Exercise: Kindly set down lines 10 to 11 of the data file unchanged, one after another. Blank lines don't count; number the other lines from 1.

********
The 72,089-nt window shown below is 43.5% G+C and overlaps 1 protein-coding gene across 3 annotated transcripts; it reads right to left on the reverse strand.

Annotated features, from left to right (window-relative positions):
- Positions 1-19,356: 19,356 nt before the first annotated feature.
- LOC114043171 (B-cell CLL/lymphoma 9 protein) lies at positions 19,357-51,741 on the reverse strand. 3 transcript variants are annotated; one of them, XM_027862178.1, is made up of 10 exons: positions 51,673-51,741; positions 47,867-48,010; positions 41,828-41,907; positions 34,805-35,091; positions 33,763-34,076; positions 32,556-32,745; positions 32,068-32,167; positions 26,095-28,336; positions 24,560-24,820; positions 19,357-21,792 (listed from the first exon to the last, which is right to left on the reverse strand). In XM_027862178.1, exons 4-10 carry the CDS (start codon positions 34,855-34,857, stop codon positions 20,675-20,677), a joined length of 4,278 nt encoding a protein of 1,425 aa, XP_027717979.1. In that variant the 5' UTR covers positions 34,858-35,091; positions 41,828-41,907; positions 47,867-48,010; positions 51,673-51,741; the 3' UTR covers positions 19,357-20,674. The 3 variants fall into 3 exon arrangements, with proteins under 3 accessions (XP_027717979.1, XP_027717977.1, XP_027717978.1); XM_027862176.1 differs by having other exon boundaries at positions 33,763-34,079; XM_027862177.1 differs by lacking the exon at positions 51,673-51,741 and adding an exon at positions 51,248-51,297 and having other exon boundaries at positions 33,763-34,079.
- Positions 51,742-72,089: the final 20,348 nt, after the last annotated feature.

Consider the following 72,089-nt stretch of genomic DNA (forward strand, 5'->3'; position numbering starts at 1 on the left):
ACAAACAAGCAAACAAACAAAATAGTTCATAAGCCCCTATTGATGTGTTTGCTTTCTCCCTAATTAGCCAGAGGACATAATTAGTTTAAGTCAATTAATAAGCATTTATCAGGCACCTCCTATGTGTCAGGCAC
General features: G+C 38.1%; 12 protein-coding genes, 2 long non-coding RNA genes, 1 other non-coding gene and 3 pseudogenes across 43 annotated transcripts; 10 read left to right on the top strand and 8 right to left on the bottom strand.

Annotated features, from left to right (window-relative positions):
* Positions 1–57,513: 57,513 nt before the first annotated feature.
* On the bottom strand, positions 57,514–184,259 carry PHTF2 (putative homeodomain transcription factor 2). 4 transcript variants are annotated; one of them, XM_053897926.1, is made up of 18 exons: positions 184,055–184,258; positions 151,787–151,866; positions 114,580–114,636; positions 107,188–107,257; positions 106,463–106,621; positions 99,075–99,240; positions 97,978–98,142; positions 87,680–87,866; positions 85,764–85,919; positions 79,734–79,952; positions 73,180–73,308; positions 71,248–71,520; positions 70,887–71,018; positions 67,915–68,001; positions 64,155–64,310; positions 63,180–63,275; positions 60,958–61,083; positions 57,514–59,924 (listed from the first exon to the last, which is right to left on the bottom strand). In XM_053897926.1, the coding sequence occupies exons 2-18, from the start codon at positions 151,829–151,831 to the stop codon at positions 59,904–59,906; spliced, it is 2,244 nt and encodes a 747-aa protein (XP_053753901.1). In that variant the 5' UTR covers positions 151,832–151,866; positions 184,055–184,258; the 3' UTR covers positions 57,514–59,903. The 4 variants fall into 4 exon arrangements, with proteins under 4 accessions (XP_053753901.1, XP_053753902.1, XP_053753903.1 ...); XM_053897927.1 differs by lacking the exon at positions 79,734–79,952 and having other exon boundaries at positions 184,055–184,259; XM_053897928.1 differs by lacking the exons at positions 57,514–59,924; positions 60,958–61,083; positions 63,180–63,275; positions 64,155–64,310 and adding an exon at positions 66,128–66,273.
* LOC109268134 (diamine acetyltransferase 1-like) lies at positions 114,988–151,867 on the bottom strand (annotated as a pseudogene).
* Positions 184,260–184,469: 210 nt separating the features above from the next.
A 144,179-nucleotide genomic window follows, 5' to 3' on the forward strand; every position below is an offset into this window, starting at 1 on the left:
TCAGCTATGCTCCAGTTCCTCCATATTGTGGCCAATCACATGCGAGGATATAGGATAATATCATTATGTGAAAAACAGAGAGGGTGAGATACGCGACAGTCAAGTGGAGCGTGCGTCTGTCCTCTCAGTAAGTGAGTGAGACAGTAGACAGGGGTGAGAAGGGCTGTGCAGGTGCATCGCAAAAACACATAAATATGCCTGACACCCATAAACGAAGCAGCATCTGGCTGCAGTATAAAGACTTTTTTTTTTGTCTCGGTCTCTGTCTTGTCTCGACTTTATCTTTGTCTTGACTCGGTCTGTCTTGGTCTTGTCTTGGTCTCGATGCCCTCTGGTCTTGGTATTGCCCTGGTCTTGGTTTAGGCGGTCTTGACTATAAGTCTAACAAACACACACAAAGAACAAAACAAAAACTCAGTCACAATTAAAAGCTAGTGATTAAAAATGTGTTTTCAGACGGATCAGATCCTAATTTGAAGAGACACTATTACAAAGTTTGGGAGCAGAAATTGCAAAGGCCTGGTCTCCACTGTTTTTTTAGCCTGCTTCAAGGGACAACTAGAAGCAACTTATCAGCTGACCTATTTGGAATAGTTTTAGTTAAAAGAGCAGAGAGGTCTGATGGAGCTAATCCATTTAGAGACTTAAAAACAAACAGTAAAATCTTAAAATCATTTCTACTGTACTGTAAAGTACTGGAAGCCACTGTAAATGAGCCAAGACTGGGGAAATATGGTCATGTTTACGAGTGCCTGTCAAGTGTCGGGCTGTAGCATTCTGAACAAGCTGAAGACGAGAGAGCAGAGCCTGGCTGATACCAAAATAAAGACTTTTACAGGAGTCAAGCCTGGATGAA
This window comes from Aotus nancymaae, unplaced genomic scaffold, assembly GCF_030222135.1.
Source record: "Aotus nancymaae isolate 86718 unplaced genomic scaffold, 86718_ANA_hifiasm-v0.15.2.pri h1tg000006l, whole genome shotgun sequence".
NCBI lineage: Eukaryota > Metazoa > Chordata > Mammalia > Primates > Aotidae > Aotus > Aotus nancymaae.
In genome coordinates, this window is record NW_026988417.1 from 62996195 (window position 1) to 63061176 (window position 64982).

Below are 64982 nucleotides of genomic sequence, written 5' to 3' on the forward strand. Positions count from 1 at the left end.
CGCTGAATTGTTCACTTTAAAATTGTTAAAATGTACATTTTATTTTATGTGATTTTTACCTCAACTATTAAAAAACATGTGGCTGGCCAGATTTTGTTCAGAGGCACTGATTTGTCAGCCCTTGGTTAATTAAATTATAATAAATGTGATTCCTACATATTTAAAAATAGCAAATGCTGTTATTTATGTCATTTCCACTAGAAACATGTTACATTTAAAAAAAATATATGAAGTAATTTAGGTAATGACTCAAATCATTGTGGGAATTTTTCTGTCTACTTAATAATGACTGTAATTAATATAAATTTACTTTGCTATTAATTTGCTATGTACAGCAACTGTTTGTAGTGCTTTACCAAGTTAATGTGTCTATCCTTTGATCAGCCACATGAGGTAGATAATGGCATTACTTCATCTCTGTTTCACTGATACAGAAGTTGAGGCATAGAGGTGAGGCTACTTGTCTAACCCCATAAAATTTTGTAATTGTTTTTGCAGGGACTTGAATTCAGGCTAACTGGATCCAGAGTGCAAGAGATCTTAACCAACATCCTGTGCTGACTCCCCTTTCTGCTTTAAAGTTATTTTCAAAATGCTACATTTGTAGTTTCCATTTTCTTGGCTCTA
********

* Positions 1–57,513: 57,513 nt before the first annotated feature.
* On the bottom strand, positions 57,514–184,259 carry PHTF2 (putative homeodomain transcription factor 2). 4 transcript variants are annotated; one of them, XM_053897926.1, is made up of 18 exons: positions 184,055–184,258; positions 151,787–151,866; positions 114,580–114,636; positions 107,188–107,257; positions 106,463–106,621; positions 99,075–99,240; positions 97,978–98,142; positions 87,680–87,866; positions 85,764–85,919; positions 79,734–79,952; positions 73,180–73,308; positions 71,248–71,520; positions 70,887–71,018; positions 67,915–68,001; positions 64,155–64,310; positions 63,180–63,275; positions 60,958–61,083; positions 57,514–59,924 (listed from the first exon to the last, which is right to left on the bottom strand). In XM_053897926.1, the coding sequence occupies exons 2-18, from the start codon at positions 151,829–151,831 to the stop codon at positions 59,904–59,906; spliced, it is 2,244 nt and encodes a 747-aa protein (XP_053753901.1). In that variant the 5' UTR covers positions 151,832–151,866; positions 184,055–184,258; the 3' UTR covers positions 57,514–59,903. The 4 variants fall into 4 exon arrangements, with proteins under 4 accessions (XP_053753901.1, XP_053753902.1, XP_053753903.1 ...); XM_053897927.1 differs by lacking the exon at positions 79,734–79,952 and having other exon boundaries at positions 184,055–184,259; XM_053897928.1 differs by lacking the exons at positions 57,514–59,924; positions 60,958–61,083; positions 63,180–63,275; positions 64,155–64,310 and adding an exon at positions 66,128–66,273.